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Visionaries

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A wife and mother of two, 49-year-old Rhonda Chapman works as a retail sales specialist and full-time ambassador for Bosma Enterprises, the only Indianapolis-area non-profit provider of programs and services solely focused on people who are blind or visually impaired. Chapman knows her work well. Totally blind, she lost her sight 12 years ago over a 10-day period due to a condition called pseudotumorcerebri, which is a buildup of spinal fluid in the brain that, left untreated, leads to eventual loss of sight.

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"When you go from being an upward, mobile suburban mom to come to a halt and you're in the dark, it takes some adjustment," Chapman says. "It was just crazy; I couldn't have a breakdown of my own because I was too busy propping up everybody else. There's so much you don't know about blind people until you interact with us for an amount of time. So I want to be able to share, enlighten and encourage."

Losing the power of sight was a terrible struggle, but Chapman, along with 10 other blind and visually impaired employees and clients at Bosma Enterprises, is not letting that stop her from performing alongside members of Dance Kaleidoscope for a show called Moving Vision on Nov. 6. The performance, part of the Spirit and Place Festival, will feature different kinds of acts from each dancer and participant.

Chapman says that she wouldn't miss the opportunity to participate in Moving Vision because of her past experience as a dancer.  "I knew I never wanted to be a ballet dancer, but I loved to dance," she says. "When I was younger, I had a dance teacher that told me I didn't have the body to be a dancer, so when I heard about this opportunity I saw it as another chance to prove them wrong."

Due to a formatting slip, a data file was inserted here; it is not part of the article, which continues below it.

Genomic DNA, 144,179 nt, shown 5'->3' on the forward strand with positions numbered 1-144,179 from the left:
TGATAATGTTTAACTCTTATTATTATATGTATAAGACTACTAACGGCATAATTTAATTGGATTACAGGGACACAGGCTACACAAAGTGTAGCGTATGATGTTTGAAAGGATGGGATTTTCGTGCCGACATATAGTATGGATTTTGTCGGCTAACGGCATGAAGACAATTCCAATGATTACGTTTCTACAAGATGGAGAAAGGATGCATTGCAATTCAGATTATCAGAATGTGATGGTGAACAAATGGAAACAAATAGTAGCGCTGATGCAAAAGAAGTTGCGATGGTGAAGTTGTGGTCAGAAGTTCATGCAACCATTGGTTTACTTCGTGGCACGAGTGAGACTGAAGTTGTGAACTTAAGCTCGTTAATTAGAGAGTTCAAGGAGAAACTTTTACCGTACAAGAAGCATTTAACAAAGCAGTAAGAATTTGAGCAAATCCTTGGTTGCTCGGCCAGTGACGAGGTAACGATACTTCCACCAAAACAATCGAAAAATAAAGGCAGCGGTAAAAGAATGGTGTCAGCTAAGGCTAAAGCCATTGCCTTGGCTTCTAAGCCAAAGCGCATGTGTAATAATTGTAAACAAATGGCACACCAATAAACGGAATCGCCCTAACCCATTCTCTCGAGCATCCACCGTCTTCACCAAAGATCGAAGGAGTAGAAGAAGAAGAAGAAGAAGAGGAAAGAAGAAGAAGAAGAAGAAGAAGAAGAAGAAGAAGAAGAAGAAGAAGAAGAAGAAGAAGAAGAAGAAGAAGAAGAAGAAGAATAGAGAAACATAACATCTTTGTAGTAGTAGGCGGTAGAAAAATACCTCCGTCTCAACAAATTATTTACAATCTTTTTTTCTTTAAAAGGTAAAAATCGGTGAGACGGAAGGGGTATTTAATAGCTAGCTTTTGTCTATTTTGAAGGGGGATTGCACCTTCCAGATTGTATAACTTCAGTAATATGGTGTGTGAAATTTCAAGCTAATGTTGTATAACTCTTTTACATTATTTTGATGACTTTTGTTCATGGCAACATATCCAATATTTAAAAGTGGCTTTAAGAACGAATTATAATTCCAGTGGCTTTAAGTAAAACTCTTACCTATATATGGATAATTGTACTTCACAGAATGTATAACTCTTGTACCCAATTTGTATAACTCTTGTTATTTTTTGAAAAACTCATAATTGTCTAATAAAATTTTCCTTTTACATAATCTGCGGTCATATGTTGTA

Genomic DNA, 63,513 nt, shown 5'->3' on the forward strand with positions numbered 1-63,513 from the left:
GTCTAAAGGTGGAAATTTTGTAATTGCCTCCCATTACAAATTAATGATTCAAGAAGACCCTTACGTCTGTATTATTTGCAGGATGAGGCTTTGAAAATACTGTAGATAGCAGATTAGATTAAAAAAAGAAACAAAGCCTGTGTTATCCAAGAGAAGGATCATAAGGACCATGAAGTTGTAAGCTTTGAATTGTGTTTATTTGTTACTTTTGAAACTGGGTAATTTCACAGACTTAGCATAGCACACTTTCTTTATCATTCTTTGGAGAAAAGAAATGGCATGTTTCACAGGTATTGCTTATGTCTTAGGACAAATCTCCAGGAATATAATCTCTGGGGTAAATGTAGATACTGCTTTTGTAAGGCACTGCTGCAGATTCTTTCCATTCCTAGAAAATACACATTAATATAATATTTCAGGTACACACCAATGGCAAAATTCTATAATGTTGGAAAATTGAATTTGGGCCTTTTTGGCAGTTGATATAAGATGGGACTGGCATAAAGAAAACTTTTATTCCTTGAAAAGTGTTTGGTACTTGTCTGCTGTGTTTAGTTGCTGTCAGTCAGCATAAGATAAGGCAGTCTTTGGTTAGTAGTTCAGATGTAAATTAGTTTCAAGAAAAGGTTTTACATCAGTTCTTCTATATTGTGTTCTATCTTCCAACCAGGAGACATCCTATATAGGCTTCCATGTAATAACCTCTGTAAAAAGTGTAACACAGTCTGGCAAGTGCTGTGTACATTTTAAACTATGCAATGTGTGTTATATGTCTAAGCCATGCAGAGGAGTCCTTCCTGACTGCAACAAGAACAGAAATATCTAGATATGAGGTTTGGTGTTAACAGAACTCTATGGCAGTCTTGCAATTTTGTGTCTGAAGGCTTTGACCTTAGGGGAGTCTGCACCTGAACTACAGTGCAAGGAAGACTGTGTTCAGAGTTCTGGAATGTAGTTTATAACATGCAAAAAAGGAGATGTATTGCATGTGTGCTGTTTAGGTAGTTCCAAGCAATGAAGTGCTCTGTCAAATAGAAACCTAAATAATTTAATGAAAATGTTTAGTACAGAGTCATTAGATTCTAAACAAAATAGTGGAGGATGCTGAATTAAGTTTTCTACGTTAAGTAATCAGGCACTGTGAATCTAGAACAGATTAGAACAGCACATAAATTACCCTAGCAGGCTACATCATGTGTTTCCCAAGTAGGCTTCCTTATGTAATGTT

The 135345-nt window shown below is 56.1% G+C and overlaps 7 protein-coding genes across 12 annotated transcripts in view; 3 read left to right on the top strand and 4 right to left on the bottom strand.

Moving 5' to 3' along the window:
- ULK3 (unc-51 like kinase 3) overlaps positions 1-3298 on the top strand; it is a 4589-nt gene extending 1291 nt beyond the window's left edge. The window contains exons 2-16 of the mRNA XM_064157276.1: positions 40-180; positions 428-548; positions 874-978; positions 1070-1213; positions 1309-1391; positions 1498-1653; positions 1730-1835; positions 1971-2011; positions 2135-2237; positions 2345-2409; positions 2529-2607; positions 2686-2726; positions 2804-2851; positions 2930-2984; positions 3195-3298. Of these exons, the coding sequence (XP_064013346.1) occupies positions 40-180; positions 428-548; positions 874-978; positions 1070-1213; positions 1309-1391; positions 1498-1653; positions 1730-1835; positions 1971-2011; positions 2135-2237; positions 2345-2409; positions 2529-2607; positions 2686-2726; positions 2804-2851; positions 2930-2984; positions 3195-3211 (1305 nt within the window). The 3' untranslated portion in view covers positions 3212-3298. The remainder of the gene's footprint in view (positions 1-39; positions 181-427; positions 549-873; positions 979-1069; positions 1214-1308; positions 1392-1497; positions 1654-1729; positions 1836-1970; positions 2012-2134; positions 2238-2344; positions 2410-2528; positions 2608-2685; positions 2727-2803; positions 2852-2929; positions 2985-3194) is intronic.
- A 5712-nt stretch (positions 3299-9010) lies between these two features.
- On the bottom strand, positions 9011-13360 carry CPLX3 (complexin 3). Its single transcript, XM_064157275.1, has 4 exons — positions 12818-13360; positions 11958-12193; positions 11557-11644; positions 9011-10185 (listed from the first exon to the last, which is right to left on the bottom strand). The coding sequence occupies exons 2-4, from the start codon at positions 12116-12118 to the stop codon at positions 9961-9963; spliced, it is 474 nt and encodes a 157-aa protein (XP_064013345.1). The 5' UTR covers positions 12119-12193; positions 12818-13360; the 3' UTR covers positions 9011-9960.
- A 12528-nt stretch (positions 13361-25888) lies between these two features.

Bosma Creative Director Diane McGuire says that Moving Vision got its start around a year ago when she ran into Dance Kaleidoscope's CEO Jan Virgin and pitched the idea of collaboration between the two organizations. From there Virgin passed the idea along to Dance Kaleidoscope Director of Education Lynn Webster, and the rest is history.

More than for just entertainment, Moving Vision aims to share the stories of the Bosma participants and to give them a chance to express their emotions. Webster says that Dance Kaleidoscope sat down with Bosma to try to figure out how to reach audiences that might not normally attend a dance performance.

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"I think there's a lot that people can learn about working with and sharing their stories with people who are different," Webster says. "It's going to be a beautiful way to look at things.  Dancers are so graceful and the authors are so giving and are so touching in how exuberant they are about life. I think it would be a great piece for everybody to see."

"This project is not about showing off and all the fancy tricks you can do as a dancer," says Dance Kaleidoscope dancer Liberty Harris, Chapman's partner in Moving Vision. "It's about humans interacting and trying to take a story that has had some struggle in it and make it a beautiful story through art. Trusting a stranger with your story, what comes from that interaction is the kind of stuff that fights all the bad stuff out there in the world."

Chapman and Harris are both excited to put on Moving Vision. "I think that humans who don't know each other, coming together and risking being vulnerable in different ways and creating art and beauty is the stuff that makes the world a better place," Harris says.

"I think we're going to bring down the house," Chapman adds. "I think it's going to be a show people don't quickly forget."

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